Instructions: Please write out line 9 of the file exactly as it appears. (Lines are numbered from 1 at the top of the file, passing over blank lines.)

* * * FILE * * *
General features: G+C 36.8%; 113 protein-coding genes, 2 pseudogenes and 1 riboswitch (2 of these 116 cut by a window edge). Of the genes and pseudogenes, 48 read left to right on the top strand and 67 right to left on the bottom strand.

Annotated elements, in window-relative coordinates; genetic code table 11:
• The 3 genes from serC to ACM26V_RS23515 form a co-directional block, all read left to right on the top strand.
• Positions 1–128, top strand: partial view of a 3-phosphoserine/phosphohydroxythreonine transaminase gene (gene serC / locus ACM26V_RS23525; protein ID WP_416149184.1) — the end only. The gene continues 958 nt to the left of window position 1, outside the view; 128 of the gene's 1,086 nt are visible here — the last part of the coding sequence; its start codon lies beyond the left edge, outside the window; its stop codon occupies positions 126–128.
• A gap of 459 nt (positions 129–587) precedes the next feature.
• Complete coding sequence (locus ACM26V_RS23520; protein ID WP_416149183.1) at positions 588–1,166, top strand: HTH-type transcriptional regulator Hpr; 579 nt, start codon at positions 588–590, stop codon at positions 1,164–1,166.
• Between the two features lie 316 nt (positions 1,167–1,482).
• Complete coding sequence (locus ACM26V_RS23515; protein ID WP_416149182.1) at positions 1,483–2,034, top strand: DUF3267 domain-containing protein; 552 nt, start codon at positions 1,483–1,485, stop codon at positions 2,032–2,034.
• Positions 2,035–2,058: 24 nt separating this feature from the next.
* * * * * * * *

• Positions 2,035–2,058: 24 nt separating this feature from the next.